By Megan Poinski
As counties struggle to meet their education funding requirements under the state’s maintenance of effort program, legislators wonder if shifting teacher pension costs under Gov. Martin O’Malley’s budget plan would make a difference.
The topic came up during a briefing on maintenance of effort funds and K-12 education held Friday afternoon jointly by the House Appropriations and Ways and Means committees. Maintenance of effort is the state law that requires each county to fund schools at a level of at least the same amount per student each year in order to get the same amount of state funding.
After Legislative Services analysts Rachel Hise and Mark Collins explained the maintenance of effort program and how it works, delegates juxtaposed the law with O’Malley’s budget proposal, which would require counties to pick up part of the tab for teacher pensions.
As the bill is written now, Collins said, teacher pension costs would not be counted toward maintenance of effort. However, the legislature will be able to discuss and negotiate that as the budget bill goes through the General Assembly.
Hise said the funds could depend on who in the county pays the pension funds. If the county pays them to the schools, they might be able to be counted toward maintenance of effort. If the county pays them to the State Retirement System, they could not.
“I think we are a long way from knowing how it will all play out and the opportunities here,” Collins said.
Since the recession began in fiscal year 2010, counties have struggled to meet their maintenance of effort standards. Collins said the state has a set minimum per pupil amount that each county must fund, and that has been consistently met. There has been more of a struggle to keep up with the additional money that counties could more easily provide before the economy got worse.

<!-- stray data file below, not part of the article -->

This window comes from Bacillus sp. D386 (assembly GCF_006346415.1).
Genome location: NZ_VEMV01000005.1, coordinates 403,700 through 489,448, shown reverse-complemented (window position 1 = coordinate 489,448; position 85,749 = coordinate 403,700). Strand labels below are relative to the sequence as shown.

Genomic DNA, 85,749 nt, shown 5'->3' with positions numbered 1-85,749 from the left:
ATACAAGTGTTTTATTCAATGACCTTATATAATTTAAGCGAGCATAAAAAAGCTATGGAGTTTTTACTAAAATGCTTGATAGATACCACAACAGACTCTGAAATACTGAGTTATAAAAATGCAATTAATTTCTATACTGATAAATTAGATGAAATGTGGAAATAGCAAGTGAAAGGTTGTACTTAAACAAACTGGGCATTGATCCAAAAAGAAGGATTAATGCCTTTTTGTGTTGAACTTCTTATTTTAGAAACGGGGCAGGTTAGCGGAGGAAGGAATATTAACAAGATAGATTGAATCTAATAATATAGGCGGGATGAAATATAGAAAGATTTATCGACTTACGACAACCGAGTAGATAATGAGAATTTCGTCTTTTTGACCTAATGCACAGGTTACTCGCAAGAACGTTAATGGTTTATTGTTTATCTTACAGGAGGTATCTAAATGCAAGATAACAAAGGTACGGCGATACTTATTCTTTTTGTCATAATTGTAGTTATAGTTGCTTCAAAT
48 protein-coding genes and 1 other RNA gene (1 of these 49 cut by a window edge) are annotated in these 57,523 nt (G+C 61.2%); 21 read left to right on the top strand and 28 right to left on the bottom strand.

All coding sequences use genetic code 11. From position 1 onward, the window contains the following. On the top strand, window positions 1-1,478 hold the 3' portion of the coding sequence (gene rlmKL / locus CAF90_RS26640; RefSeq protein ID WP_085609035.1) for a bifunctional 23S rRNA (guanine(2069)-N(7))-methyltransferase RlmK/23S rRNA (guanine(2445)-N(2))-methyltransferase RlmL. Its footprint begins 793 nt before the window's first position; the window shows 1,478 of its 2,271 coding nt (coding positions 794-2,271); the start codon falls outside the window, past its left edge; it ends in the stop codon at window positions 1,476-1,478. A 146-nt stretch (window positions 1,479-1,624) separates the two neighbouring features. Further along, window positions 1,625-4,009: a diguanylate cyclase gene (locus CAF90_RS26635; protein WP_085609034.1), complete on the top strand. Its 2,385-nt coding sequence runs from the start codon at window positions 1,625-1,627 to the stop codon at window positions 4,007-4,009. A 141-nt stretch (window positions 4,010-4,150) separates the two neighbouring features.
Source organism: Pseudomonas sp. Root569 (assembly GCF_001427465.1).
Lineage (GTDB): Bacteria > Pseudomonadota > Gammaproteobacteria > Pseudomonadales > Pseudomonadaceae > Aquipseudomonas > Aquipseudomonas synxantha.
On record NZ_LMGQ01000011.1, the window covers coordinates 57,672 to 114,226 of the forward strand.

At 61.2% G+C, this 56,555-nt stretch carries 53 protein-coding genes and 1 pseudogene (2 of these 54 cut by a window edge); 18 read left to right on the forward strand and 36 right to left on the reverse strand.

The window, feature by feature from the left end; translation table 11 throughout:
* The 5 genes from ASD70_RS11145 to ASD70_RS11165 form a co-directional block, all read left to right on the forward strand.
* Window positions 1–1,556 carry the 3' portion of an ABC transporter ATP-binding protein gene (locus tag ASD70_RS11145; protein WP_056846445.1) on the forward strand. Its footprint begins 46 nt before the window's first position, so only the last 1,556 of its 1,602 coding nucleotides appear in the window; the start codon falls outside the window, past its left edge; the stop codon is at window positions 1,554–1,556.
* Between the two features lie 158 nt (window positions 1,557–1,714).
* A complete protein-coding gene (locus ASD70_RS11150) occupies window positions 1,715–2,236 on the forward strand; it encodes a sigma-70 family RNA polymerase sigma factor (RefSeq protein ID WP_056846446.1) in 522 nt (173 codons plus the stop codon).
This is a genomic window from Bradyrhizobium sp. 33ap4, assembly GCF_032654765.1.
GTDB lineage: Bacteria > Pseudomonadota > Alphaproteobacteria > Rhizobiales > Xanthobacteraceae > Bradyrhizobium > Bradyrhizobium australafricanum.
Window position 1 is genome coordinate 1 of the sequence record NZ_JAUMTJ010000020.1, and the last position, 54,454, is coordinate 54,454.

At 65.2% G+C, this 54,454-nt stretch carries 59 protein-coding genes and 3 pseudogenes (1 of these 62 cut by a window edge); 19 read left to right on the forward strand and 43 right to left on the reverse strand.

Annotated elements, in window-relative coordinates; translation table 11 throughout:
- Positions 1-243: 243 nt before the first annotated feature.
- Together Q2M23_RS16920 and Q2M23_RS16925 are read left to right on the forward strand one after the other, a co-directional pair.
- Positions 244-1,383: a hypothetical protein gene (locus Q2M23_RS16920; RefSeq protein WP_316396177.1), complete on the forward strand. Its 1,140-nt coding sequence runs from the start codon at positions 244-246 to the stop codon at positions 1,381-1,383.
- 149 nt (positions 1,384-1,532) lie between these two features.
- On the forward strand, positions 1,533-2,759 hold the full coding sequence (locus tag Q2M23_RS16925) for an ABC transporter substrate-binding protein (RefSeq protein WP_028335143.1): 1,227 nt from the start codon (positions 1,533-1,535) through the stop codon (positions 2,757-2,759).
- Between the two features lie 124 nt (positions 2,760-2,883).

Currently, seven counties – Anne Arundel, Dorchester, Kent, Montgomery, Queen Anne’s, Talbot and Wicomico – are not meeting maintenance of effort for this year. According to charts prepared by Legislative Services staff, Montgomery County is the furthest from where it should be – more than $127 million short – and is slated to be penalized $26 million in its fiscal year 2013 budget.
Hise said that prior to 2010, nobody ever struggled with meeting maintenance of effort. But Montgomery County has not been able to meet it over the last three years.
Maintenance of effort works well to fund schools in good economic times, Hise said. In bad economic times, however, counties have significant problems with it. Counties can apply for waivers if they think they will fall short of maintenance of effort goals, but none of the counties this year have applied for them. Hise said that penalties for not meeting the goals have been cut, and four of the counties falling short this year have no penalty.
Changes to the maintenance of effort formula to make it work better in tough economic times have been drafted, considered and discussed in the General Assembly in past years, but have never become law. As of Friday, no bills on maintenance of effort have been proposed during this session.